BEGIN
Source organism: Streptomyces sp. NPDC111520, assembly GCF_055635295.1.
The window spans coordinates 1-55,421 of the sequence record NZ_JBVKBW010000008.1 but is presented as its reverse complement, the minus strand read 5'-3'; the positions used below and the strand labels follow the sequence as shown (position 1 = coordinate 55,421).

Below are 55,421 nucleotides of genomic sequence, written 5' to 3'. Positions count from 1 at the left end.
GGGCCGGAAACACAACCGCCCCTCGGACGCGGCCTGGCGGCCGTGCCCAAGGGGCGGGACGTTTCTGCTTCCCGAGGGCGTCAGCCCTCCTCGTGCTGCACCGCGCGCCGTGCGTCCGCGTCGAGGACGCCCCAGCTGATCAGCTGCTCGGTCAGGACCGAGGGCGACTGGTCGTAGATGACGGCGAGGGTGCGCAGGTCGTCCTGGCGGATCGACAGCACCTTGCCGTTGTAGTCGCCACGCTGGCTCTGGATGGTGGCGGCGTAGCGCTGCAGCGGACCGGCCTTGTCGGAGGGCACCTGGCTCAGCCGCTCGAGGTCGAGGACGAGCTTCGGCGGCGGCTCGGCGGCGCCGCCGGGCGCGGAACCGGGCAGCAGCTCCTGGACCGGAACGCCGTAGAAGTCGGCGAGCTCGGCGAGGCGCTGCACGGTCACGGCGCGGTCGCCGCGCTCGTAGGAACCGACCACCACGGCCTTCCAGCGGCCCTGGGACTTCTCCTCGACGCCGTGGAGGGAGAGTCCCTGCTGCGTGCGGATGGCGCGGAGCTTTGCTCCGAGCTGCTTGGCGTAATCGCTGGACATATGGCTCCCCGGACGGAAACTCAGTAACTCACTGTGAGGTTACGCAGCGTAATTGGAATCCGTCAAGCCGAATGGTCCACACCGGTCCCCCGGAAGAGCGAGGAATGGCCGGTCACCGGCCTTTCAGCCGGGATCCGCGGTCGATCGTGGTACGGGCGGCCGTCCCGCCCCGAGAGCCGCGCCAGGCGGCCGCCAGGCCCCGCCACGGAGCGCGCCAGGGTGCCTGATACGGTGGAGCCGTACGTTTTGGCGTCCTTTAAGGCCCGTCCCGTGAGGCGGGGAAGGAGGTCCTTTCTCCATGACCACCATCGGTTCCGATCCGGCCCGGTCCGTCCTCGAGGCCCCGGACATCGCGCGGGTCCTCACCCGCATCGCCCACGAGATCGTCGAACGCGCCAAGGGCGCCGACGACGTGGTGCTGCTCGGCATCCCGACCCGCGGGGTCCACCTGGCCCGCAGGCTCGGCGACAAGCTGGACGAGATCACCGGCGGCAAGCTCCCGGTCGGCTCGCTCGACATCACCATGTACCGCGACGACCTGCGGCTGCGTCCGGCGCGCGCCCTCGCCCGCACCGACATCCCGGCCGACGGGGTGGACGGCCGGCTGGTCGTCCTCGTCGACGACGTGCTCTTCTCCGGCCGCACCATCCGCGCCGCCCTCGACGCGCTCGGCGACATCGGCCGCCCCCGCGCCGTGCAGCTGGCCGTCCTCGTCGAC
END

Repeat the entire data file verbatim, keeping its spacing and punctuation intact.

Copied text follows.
Source organism: Streptomyces sp. NPDC111520, assembly GCF_055635295.1.
The window spans coordinates 1-55,421 of the sequence record NZ_JBVKBW010000008.1 but is presented as its reverse complement, the minus strand read 5'-3'; the positions used below and the strand labels follow the sequence as shown (position 1 = coordinate 55,421).

Below are 55,421 nucleotides of genomic sequence, written 5' to 3'. Positions count from 1 at the left end.
GGGCCGGAAACACAACCGCCCCTCGGACGCGGCCTGGCGGCCGTGCCCAAGGGGCGGGACGTTTCTGCTTCCCGAGGGCGTCAGCCCTCCTCGTGCTGCACCGCGCGCCGTGCGTCCGCGTCGAGGACGCCCCAGCTGATCAGCTGCTCGGTCAGGACCGAGGGCGACTGGTCGTAGATGACGGCGAGGGTGCGCAGGTCGTCCTGGCGGATCGACAGCACCTTGCCGTTGTAGTCGCCACGCTGGCTCTGGATGGTGGCGGCGTAGCGCTGCAGCGGACCGGCCTTGTCGGAGGGCACCTGGCTCAGCCGCTCGAGGTCGAGGACGAGCTTCGGCGGCGGCTCGGCGGCGCCGCCGGGCGCGGAACCGGGCAGCAGCTCCTGGACCGGAACGCCGTAGAAGTCGGCGAGCTCGGCGAGGCGCTGCACGGTCACGGCGCGGTCGCCGCGCTCGTAGGAACCGACCACCACGGCCTTCCAGCGGCCCTGGGACTTCTCCTCGACGCCGTGGAGGGAGAGTCCCTGCTGCGTGCGGATGGCGCGGAGCTTTGCTCCGAGCTGCTTGGCGTAATCGCTGGACATATGGCTCCCCGGACGGAAACTCAGTAACTCACTGTGAGGTTACGCAGCGTAATTGGAATCCGTCAAGCCGAATGGTCCACACCGGTCCCCCGGAAGAGCGAGGAATGGCCGGTCACCGGCCTTTCAGCCGGGATCCGCGGTCGATCGTGGTACGGGCGGCCGTCCCGCCCCGAGAGCCGCGCCAGGCGGCCGCCAGGCCCCGCCACGGAGCGCGCCAGGGTGCCTGATACGGTGGAGCCGTACGTTTTGGCGTCCTTTAAGGCCCGTCCCGTGAGGCGGGGAAGGAGGTCCTTTCTCCATGACCACCATCGGTTCCGATCCGGCCCGGTCCGTCCTCGAGGCCCCGGACATCGCGCGGGTCCTCACCCGCATCGCCCACGAGATCGTCGAACGCGCCAAGGGCGCCGACGACGTGGTGCTGCTCGGCATCCCGACCCGCGGGGTCCACCTGGCCCGCAGGCTCGGCGACAAGCTGGACGAGATCACCGGCGGCAAGCTCCCGGTCGGCTCGCTCGACATCACCATGTACCGCGACGACCTGCGGCTGCGTCCGGCGCGCGCCCTCGCCCGCACCGACATCCCGGCCGACGGGGTGGACGGCCGGCTGGTCGTCCTCGTCGACGACGTGCTCTTCTCCGGCCGCACCATCCGCGCCGCCCTCGACGCGCTCGGCGACATCGGCCGCCCCCGCGCCGTGCAGCTGGCCGTCCTCGTCGAC